In Toronto, the police service is the single-biggest line item in the city's $13.5-billion operating budget. Out of an average property tax bill of $3,020, the largest share — about $700 — is allocated to police. That's followed by about $520 for transit. Shelters and housing take up about $150, while about $60 goes to paramedic services.
Over the past several years, the police budget has risen past the $1-billion mark. It first hit that mark in 2015, with Mayor John Tory saying at the time, "We can't afford to keep the cost going up."
There was talk of reducing the size of the force, with the mayor suggesting the service might need to shed some of its 5,400 officers.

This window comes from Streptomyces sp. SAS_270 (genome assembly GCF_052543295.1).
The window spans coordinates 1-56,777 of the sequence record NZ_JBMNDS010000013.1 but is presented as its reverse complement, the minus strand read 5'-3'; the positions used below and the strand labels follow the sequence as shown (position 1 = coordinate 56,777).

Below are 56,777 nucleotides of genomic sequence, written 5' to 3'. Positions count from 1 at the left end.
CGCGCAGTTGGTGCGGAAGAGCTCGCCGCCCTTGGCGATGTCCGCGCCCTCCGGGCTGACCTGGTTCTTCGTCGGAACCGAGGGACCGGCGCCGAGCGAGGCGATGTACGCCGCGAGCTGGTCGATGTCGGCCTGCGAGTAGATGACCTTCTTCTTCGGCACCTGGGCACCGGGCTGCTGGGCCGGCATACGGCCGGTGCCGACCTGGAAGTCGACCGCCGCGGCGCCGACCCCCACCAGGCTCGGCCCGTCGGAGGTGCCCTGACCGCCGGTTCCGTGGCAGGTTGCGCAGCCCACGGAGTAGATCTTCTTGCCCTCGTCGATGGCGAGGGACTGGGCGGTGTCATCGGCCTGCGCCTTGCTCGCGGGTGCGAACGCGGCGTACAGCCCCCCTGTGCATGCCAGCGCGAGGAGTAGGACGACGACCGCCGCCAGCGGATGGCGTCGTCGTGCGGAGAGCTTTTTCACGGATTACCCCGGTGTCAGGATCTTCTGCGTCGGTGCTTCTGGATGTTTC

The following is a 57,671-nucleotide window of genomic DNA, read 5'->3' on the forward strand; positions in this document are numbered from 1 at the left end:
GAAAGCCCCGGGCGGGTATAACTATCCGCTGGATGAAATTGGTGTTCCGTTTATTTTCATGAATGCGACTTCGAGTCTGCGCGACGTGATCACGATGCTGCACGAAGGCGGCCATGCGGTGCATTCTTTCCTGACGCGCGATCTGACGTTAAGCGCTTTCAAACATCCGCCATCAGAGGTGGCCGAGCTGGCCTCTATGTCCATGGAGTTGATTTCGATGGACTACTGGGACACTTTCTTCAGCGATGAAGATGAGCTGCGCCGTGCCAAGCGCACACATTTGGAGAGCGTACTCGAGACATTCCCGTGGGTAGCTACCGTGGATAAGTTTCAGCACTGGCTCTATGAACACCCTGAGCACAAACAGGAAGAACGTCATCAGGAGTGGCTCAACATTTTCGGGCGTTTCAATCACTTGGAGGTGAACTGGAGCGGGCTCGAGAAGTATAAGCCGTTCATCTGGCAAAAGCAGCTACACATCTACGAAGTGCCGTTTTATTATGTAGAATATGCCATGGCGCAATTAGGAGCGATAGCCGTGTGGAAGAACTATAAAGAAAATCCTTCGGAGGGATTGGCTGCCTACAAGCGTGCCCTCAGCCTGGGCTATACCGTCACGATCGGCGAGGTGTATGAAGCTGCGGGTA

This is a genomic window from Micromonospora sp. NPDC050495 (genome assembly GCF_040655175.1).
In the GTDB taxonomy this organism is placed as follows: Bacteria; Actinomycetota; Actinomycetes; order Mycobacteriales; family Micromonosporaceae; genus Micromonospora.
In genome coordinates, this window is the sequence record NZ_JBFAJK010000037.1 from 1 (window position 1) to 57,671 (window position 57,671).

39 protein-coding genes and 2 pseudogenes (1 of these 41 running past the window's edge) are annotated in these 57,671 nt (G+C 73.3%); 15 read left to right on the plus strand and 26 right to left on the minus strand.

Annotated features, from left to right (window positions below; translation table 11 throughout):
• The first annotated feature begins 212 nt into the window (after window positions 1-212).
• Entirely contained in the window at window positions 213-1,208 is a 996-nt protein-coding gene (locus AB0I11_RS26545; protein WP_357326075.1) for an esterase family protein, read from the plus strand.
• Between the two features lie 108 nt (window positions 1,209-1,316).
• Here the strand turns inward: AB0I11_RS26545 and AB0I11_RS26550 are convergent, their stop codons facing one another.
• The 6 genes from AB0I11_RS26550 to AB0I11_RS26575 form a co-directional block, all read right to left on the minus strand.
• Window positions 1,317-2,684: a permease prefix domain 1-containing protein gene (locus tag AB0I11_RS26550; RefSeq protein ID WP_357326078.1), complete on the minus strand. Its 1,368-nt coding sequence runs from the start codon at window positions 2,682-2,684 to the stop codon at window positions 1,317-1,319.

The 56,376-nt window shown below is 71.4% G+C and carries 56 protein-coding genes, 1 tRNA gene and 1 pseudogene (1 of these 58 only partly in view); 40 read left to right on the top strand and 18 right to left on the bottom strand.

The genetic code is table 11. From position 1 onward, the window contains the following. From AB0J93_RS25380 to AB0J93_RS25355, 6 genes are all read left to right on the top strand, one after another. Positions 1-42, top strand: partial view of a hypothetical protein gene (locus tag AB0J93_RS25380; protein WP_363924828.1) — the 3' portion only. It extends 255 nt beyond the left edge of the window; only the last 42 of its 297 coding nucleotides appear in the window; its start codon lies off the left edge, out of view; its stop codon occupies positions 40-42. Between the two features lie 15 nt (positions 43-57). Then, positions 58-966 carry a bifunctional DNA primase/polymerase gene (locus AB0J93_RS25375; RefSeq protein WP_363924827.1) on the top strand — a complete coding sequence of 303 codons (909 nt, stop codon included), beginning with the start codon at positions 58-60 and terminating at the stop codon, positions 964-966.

Still, the budget increased by nearly $41 million last year, with nearly 90 per cent going toward salaries.
© CBCAkwasi Owusu-Bempah, an assistant professor at the University of Toronto at Mississauga, believes the key to improving police-community relations is to change police culture.
Those, according to University of Toronto sociology professor Akwasi Owusu-Bempah, are just some of the ways in which police have been asked to do more and more over the course of the last few decades.
"In much of the West in the 1980s and 1990s, when we saw the defunding of a variety of very important social services, the police were often left to pick up the slack and their budgets reflect that," said Owusu-Bempah.
"We've seen a proliferation of gang-intervention and prevention programs that include funding for the police ... rather than simply providing after-school services, education services, extracurricular activities and sports activities for young people in disadvantaged neighbourhoods," he said.
About 30,000 mental health calls each year